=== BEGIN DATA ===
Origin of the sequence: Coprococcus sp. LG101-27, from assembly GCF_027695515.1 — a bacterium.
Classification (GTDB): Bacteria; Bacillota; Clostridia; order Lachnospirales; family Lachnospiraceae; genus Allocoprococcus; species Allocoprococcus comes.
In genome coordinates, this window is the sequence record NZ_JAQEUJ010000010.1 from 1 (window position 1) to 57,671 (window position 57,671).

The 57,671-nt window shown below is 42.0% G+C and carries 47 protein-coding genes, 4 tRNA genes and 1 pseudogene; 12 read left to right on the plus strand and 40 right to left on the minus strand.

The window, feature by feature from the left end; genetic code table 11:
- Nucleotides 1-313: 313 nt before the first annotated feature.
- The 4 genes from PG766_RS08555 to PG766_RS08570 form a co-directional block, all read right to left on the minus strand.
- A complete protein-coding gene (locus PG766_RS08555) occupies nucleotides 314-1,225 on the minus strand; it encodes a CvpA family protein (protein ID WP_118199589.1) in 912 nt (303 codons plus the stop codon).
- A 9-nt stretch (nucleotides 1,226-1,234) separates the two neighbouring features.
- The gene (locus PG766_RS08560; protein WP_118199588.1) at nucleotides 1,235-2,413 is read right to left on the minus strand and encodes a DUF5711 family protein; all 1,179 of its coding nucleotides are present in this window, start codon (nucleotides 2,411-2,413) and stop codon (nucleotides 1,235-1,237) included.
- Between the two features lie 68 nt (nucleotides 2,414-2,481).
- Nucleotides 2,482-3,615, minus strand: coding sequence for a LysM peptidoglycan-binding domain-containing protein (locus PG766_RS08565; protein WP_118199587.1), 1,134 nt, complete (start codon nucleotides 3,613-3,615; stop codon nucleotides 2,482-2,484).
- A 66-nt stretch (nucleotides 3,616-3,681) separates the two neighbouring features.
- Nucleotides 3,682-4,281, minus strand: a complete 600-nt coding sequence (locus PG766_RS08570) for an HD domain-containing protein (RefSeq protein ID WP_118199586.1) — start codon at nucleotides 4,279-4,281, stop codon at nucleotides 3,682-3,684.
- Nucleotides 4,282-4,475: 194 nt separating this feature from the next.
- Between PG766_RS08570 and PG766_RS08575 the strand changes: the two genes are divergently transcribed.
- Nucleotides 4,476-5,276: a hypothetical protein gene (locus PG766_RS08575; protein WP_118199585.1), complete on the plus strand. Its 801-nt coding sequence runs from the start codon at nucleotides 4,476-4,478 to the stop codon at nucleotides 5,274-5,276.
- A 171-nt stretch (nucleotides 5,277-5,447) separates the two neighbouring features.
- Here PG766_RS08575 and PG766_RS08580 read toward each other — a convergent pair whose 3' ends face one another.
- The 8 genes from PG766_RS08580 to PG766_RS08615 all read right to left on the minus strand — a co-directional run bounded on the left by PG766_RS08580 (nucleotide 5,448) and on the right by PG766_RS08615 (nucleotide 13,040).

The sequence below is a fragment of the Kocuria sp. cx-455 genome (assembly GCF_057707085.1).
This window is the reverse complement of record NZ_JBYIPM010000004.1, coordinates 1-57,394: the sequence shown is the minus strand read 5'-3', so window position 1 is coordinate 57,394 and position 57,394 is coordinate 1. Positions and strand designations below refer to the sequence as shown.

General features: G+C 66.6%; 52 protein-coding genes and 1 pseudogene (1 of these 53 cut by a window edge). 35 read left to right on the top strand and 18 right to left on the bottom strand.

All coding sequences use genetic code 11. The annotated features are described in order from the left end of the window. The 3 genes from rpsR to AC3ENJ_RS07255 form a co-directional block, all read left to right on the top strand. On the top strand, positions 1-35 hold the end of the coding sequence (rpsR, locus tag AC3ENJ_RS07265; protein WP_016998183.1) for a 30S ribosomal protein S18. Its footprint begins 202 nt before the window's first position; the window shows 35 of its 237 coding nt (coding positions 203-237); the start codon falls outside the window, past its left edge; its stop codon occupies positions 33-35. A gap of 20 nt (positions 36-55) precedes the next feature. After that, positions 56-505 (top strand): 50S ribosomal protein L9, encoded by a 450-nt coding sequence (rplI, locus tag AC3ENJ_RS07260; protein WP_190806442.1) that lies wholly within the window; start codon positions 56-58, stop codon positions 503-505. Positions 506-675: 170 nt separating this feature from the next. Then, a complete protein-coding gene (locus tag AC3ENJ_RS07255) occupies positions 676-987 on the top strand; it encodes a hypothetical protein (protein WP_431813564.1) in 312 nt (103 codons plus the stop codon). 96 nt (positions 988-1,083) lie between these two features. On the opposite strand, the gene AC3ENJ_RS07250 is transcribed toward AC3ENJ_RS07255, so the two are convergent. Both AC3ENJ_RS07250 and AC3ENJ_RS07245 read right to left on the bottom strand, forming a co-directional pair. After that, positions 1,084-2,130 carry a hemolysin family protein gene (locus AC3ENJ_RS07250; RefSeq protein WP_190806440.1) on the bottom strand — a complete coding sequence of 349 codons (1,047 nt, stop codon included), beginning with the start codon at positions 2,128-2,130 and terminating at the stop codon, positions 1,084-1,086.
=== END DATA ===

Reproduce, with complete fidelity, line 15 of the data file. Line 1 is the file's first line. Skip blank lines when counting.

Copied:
- Nucleotides 4,282-4,475: 194 nt separating this feature from the next.